In the 1950s, a group of missionaries ventured into the rain forests of Ecuador to make contact with the Waodani tribe, an infamously violent group who were on the verge of extinction due to their endless cycles of blood-feuds. The missionaries refused to fight back when cornered, and were killed; but later, their families followed in their footsteps to forgive the killers and live together in peace. Writer-director Jim Hanon has made this movie before, as the documentary Beyond the Gates of Splendor. It was a better film, as the excerpts from it at the end of this one show. There's some nice photography, and Louie Leonardo makes a strong impression as Chief Mincayani, but the wall-to-wall "inspirational" soundtrack is unnecessary, as is the constant voice-over narration. Nonstop talk works for nonfiction, but for drama, Hanon doesn't seem to know that less can be more. The true story is a powerful testimony to the wonders of faith and forgiveness; it doesn't need special-effects visions of angels or giant snakes to "enhance" it.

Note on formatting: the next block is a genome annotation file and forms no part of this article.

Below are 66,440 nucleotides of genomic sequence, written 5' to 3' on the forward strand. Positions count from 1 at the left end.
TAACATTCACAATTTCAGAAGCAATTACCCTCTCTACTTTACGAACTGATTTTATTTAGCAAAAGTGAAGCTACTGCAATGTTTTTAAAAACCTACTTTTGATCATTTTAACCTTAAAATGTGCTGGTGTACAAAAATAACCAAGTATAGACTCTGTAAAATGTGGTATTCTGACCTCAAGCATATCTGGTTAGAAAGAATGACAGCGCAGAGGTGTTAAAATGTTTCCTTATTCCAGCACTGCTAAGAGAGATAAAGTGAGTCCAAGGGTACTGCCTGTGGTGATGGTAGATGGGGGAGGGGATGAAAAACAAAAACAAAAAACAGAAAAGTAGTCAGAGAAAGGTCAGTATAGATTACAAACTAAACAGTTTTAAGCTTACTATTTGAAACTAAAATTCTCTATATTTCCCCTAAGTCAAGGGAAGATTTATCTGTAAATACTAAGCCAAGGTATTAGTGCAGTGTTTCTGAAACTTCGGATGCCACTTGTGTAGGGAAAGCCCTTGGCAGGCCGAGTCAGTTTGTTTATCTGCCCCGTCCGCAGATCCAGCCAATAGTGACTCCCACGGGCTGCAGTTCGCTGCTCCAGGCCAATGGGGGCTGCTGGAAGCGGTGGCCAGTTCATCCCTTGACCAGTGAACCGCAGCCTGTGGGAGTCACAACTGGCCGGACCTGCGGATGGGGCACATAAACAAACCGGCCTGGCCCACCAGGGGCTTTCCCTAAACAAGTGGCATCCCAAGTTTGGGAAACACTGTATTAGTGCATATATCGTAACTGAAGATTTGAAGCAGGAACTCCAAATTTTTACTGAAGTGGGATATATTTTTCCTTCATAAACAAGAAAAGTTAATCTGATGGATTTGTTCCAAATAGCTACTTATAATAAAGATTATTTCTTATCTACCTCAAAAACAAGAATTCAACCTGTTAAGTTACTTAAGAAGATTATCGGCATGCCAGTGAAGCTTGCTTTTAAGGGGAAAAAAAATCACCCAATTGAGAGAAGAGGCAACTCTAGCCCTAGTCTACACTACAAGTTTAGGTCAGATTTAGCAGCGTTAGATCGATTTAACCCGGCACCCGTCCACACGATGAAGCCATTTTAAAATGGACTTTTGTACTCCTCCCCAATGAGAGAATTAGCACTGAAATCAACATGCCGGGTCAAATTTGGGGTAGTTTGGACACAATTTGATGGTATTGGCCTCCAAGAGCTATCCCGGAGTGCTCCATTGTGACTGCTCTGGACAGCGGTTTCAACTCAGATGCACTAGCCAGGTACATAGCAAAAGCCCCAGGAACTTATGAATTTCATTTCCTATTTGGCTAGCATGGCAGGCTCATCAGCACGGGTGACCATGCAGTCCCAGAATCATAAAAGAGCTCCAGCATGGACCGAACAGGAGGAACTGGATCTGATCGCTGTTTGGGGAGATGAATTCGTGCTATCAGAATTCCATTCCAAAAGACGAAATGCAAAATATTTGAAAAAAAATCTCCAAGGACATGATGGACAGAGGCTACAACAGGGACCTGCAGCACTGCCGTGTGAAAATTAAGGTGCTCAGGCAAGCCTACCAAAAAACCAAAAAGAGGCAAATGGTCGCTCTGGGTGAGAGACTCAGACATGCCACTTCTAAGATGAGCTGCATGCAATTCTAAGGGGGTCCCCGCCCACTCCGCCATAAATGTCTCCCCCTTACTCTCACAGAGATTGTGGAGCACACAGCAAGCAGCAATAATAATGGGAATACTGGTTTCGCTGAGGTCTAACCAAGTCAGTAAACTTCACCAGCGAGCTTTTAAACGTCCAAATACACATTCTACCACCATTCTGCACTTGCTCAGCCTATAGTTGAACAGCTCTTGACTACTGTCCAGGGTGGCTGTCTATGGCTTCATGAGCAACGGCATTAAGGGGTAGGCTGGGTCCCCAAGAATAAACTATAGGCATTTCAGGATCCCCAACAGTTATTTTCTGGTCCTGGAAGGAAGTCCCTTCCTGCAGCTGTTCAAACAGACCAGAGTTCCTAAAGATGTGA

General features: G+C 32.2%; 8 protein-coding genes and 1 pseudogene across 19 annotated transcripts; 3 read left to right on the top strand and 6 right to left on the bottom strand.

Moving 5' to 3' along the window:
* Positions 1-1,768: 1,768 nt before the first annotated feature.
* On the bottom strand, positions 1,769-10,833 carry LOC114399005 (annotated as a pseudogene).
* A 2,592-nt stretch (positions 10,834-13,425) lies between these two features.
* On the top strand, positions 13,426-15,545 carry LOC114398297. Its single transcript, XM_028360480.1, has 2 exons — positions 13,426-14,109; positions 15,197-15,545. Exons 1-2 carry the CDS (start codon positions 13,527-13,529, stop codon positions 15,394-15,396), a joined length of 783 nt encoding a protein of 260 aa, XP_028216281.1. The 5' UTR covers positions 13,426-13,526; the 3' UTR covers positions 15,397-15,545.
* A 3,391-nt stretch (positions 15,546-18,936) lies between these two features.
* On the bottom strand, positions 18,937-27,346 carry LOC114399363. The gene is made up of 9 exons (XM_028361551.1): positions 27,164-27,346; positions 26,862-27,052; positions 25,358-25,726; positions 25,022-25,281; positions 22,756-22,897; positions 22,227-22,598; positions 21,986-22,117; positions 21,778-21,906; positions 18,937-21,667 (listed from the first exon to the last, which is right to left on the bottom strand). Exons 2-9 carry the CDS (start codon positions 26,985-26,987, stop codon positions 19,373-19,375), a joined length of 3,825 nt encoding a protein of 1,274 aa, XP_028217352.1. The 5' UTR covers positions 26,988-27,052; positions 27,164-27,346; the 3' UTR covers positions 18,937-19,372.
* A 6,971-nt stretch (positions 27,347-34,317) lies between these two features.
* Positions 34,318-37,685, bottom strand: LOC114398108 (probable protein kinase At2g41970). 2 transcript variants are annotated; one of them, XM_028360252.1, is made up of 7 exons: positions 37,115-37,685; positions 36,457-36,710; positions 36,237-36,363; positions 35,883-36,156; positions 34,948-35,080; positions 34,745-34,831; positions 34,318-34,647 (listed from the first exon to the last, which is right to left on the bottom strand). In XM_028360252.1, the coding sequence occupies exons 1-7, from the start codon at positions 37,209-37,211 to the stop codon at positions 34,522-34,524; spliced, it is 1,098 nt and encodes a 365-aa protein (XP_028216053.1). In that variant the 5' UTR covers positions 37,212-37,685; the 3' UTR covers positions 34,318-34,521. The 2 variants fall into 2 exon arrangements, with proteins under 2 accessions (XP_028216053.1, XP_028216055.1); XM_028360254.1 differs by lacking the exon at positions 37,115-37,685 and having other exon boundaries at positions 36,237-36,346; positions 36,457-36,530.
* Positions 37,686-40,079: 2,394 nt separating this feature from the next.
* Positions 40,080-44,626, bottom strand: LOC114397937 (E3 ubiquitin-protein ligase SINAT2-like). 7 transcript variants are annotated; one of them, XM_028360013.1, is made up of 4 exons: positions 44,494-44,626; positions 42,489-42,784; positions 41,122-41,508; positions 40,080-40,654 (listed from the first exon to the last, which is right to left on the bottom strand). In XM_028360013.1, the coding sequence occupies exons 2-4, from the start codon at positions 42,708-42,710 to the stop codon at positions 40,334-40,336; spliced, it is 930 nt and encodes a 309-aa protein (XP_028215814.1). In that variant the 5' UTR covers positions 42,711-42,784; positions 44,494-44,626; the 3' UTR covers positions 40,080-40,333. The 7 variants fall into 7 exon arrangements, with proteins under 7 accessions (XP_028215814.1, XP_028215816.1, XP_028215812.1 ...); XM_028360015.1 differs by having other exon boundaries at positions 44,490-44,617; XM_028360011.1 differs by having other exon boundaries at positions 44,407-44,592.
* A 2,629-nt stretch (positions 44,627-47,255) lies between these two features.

Director: Jim Hanon
Writer: Bill Ewing, Bart Gavigan and Jim Hanon
Producer: Bill Ewing, Bart Gavigan and Tom Newman
Cast: Louie Leonardo, Chad Allen, Jack Guzman, Christina Souza, Chase Ellison, Sean McGowan, Cara Stoner, Beth Bailey, Stephen Caudill and Matt Lutz